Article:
Quarter SEVEN

Wednesday, July 20, 2011

Quarter seven is now underway. I am only taking Art Culinaire and my Internship this quarter. Since I only have 18 credits left, they are split up 9 and 9. I really think I am going to enjoy Art Culinaire. It is taught by the same teacher as Garde Manger, which makes me happy and slightly nervous at the same time. Other than Chef CJ, which taught me more than I can tell you about pastry, I think Chef Thompson has taught me the most practical information, not only about cooking but about presentation. He does not mince words and he will tell you straight up that something sucks...in front of everyone. Normally this would make me dislike someone, but he's so friggin' funny aside from that, that I tend to forgive him pretty quickly when he critiques harshly. He's usually right, anyways.

Art Culinaire, for those who are not familiar with it, is the study of current successful (by this I mean in the top 1% of Chefs) Chefs in cities across America that are known for their culinary delights. This week we were in New York City, and we were learning about and cooking food from Chefs such as Tom Collichio, Nobuyuki Matsuhisa, Jacques Torres, Terrance Brennan, Marcus Samuelsson, and Jean-Georges Vongerichten. Each day, our group prepares an Amuse Bouche, an Appetizer, and Entree, and a Dessert. We have ample time to focus on presentation as that is one of the main components of this class. We are nearing the end of our culinary journey. We know the basics. We SHOULD know something beyond the basics. Our hands are not being held anymore. Now it is time to push ourselves and work on excellence. We haven't come this far to look like we are putting out food from Denny's.

The first day, I prepared a raspberry souffle. I'd made souffles before, but this recipe was a little different. Chef swore up and down that these souffles would not fall after they came out of the oven. I took a picture before I pulled them out anyways because one of the dramatic thrills of souffles is how puffy they are when they first come out of the oven. This is also why they have to be served literally IMMEDIATELY out of the oven.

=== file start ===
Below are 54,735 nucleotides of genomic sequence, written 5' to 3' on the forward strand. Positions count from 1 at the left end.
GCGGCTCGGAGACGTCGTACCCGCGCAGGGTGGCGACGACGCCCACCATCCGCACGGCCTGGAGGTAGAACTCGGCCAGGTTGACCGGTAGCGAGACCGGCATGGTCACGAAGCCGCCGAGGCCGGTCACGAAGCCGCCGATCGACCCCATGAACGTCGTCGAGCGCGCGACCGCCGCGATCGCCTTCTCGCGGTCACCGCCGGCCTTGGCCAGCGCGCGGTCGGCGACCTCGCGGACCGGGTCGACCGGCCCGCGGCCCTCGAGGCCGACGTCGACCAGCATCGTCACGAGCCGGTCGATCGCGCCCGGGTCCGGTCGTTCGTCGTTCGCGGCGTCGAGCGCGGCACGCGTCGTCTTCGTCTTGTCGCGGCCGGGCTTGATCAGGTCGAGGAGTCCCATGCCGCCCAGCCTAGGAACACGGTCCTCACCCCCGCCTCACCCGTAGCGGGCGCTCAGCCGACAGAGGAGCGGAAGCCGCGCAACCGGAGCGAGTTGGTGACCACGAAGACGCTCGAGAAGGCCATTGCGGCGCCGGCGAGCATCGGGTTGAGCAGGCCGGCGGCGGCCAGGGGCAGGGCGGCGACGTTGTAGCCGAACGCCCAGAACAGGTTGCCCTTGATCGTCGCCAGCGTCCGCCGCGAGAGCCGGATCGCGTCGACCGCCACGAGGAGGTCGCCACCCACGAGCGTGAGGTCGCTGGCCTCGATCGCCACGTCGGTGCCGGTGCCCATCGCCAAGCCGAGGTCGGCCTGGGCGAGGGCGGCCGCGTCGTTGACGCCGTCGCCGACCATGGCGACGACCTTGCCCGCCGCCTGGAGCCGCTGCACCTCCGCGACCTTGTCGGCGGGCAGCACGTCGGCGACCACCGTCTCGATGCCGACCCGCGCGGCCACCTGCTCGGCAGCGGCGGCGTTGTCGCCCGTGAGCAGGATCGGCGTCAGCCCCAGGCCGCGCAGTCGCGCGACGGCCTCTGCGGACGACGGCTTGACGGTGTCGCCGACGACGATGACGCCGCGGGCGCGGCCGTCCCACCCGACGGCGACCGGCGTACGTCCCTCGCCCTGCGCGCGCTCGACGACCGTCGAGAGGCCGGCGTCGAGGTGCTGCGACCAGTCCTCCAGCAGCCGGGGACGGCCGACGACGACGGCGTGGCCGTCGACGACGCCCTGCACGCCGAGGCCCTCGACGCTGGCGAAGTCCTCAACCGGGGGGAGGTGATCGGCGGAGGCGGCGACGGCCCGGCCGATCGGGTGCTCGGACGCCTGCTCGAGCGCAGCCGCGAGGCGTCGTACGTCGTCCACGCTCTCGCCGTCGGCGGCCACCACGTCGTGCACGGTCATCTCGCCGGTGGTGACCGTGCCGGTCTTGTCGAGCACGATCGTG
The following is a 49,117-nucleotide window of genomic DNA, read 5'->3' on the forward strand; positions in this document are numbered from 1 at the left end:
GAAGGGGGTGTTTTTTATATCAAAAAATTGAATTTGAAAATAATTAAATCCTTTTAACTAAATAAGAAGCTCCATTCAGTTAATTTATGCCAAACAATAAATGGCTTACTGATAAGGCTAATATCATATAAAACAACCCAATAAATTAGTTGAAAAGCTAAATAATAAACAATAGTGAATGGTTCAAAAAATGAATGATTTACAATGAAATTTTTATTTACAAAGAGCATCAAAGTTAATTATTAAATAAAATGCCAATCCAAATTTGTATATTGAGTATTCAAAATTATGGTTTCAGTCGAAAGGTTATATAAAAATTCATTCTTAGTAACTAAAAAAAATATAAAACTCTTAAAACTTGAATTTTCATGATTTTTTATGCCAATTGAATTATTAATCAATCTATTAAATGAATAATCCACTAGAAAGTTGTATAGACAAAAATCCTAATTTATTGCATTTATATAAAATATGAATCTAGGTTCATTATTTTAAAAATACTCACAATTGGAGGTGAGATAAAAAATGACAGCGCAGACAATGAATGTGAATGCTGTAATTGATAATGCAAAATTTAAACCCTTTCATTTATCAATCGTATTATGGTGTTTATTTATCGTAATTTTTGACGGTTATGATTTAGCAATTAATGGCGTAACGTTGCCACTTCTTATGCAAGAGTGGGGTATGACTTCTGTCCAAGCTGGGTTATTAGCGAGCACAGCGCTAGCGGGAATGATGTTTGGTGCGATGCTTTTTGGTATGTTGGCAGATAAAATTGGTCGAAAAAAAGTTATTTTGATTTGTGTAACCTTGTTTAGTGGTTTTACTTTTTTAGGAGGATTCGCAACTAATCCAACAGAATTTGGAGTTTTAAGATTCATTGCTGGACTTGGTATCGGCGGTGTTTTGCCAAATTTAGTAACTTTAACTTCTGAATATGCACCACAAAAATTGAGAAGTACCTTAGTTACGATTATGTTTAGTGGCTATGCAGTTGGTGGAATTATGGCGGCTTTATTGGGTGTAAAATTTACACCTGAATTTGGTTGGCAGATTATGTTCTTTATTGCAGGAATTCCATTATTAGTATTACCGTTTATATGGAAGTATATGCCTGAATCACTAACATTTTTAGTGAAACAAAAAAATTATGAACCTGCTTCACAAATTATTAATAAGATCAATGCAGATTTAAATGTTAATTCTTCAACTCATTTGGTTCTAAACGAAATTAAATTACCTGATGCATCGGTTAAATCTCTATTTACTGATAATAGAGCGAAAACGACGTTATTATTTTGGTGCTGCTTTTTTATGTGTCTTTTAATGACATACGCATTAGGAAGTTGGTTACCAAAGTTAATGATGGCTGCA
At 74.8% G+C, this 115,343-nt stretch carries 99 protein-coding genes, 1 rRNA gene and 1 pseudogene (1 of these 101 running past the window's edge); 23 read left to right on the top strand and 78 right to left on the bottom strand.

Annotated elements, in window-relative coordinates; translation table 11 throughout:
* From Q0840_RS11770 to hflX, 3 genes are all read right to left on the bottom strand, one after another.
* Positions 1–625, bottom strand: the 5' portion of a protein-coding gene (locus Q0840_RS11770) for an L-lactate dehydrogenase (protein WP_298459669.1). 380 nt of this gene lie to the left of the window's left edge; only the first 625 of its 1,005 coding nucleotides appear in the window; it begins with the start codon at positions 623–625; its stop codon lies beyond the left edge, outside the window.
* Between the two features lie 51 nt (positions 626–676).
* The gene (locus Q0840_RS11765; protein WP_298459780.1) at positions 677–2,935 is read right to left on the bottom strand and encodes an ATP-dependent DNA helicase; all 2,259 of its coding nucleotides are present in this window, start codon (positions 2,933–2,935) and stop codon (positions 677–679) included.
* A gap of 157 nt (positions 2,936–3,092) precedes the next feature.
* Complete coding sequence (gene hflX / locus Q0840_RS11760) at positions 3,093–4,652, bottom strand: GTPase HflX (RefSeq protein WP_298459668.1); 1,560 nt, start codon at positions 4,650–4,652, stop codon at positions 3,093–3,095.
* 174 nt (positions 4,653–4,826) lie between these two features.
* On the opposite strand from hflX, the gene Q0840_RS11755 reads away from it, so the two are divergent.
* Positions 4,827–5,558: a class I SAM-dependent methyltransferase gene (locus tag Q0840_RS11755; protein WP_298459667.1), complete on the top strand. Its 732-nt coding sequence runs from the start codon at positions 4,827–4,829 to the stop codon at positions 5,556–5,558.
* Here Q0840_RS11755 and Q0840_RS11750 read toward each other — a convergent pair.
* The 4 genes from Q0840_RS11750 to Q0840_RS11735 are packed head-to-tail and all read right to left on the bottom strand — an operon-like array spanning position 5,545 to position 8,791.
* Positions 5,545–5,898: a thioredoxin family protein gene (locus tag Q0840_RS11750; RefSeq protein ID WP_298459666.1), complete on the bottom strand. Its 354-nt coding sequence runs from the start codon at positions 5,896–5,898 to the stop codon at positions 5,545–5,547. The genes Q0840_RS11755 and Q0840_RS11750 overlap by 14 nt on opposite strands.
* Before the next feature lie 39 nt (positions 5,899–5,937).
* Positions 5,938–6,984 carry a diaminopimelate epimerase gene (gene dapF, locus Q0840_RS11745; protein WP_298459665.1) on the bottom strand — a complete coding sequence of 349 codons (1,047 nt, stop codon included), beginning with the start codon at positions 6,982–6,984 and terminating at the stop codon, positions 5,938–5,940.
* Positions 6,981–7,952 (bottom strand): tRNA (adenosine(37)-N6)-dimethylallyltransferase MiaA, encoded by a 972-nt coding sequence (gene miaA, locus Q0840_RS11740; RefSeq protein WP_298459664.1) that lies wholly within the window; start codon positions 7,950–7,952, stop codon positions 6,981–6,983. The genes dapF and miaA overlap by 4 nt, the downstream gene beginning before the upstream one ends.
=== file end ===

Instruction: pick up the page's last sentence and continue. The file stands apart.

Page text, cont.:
It didn't collapse as much as most souffles do, but it still fell slightly. I loved the crunchy texture of the top and sides of the souffle that this recipe produced, as well as the immensely light texture. It was almost like a personal serving of angel food cake. I dusted the tops with cocoa powder instead of powdered sugar and I enjoyed the contrast it gave.

I don't want to hijack ALL the desserts this quarter. Again, I want to push myself out of my comfort zone at least one of the two days every week. Day two I created an amuse bouche of fried lotus chips with tuna and white fish. I created several different platings that I had sketched out prior to class. I had so much fun with this dish.

One piece of tuna I decided to season and sear to give it added flavor and color. I also curled the lotus slice into a cylinder and secured it with a wooden skewer prior to frying.

For the second plating, I chose to thinly slice the tuna and roll it up, securing it with a chive.

Finally, I used a flat fried lotus chip as a base and fried a quartered lotus chip to give height. I also candied a lemon rind to give color and to play off the yuzu miso sauce that went with the white fish.

Next week on day two I have already chosen to prepare pumpkin cheesecake with a pumpkin seed brittle. I'm hoping to prepare the black pepper tagliatelle with parsnips and pancetta as an appetizer on day one.


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